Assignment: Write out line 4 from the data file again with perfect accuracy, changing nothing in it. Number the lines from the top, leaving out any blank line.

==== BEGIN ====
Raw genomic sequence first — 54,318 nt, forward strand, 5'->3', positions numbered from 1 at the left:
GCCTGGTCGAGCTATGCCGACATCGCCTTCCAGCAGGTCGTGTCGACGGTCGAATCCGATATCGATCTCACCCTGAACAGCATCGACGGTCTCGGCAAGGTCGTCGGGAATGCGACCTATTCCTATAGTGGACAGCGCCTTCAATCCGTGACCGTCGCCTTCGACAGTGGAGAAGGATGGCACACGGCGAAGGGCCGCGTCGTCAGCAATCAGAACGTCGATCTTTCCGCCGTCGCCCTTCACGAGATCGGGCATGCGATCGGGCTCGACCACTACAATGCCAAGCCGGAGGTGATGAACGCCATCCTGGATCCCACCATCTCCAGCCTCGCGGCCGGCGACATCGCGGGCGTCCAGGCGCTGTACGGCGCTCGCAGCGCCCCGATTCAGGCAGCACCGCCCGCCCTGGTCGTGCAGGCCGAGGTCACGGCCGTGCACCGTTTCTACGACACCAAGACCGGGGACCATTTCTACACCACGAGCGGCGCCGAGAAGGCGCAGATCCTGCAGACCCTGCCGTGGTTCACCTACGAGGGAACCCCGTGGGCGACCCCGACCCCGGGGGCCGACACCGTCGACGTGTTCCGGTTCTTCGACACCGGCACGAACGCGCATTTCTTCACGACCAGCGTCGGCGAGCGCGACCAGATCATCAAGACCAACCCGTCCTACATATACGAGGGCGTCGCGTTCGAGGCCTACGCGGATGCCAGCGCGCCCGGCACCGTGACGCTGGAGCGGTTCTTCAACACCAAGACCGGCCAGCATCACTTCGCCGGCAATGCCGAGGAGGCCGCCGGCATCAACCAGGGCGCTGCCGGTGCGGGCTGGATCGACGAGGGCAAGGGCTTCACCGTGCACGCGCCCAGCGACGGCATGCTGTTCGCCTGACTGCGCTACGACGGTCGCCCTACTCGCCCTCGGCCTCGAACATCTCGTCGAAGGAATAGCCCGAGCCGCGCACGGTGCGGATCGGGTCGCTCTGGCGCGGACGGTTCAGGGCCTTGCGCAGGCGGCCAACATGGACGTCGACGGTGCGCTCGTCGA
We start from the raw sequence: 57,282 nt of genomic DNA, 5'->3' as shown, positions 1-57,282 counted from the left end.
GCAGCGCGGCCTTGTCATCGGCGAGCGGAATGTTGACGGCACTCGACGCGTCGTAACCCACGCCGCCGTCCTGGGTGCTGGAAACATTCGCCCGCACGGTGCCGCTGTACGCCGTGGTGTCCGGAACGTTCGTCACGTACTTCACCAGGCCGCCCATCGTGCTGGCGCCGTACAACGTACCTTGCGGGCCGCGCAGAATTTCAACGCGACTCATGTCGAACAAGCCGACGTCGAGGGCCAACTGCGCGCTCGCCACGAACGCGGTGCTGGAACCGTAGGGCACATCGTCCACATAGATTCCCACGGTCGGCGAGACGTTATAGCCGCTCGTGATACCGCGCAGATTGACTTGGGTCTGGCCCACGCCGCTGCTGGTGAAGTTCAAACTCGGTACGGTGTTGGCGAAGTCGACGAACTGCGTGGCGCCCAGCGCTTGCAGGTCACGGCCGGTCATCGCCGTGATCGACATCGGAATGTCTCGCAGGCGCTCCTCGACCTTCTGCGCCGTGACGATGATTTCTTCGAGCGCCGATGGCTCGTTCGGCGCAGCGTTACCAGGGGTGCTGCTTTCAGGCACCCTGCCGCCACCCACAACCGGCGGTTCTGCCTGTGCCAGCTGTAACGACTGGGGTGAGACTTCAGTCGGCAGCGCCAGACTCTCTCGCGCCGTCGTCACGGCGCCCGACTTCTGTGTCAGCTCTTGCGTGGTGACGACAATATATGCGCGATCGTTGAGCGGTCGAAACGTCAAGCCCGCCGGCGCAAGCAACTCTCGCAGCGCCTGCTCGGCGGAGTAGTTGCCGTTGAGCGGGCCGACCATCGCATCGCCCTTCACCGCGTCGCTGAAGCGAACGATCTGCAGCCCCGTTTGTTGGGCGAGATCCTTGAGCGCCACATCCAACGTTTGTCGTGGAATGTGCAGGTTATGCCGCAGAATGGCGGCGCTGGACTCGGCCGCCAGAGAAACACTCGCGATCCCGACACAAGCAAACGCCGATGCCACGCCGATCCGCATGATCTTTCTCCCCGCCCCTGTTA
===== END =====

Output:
GCAGCGCGGCCTTGTCATCGGCGAGCGGAATGTTGACGGCACTCGACGCGTCGTAACCCACGCCGCCGTCCTGGGTGCTGGAAACATTCGCCCGCACGGTGCCGCTGTACGCCGTGGTGTCCGGAACGTTCGTCACGTACTTCACCAGGCCGCCCATCGTGCTGGCGCCGTACAACGTACCTTGCGGGCCGCGCAGAATTTCAACGCGACTCATGTCGAACAAGCCGACGTCGAGGGCCAACTGCGCGCTCGCCACGAACGCGGTGCTGGAACCGTAGGGCACATCGTCCACATAGATTCCCACGGTCGGCGAGACGTTATAGCCGCTCGTGATACCGCGCAGATTGACTTGGGTCTGGCCCACGCCGCTGCTGGTGAAGTTCAAACTCGGTACGGTGTTGGCGAAGTCGACGAACTGCGTGGCGCCCAGCGCTTGCAGGTCACGGCCGGTCATCGCCGTGATCGACATCGGAATGTCTCGCAGGCGCTCCTCGACCTTCTGCGCCGTGACGATGATTTCTTCGAGCGCCGATGGCTCGTTCGGCGCAGCGTTACCAGGGGTGCTGCTTTCAGGCACCCTGCCGCCACCCACAACCGGCGGTTCTGCCTGTGCCAGCTGTAACGACTGGGGTGAGACTTCAGTCGGCAGCGCCAGACTCTCTCGCGCCGTCGTCACGGCGCCCGACTTCTGTGTCAGCTCTTGCGTGGTGACGACAATATATGCGCGATCGTTGAGCGGTCGAAACGTCAAGCCCGCCGGCGCAAGCAACTCTCGCAGCGCCTGCTCGGCGGAGTAGTTGCCGTTGAGCGGGCCGACCATCGCATCGCCCTTCACCGCGTCGCTGAAGCGAACGATCTGCAGCCCCGTTTGTTGGGCGAGATCCTTGAGCGCCACATCCAACGTTTGTCGTGGAATGTGCAGGTTATGCCGCAGAATGGCGGCGCTGGACTCGGCCGCCAGAGAAACACTCGCGATCCCGACACAAGCAAACGCCGATGCCACGCCGATCCGCATGATCTTTCTCCCCGCCCCTGTTA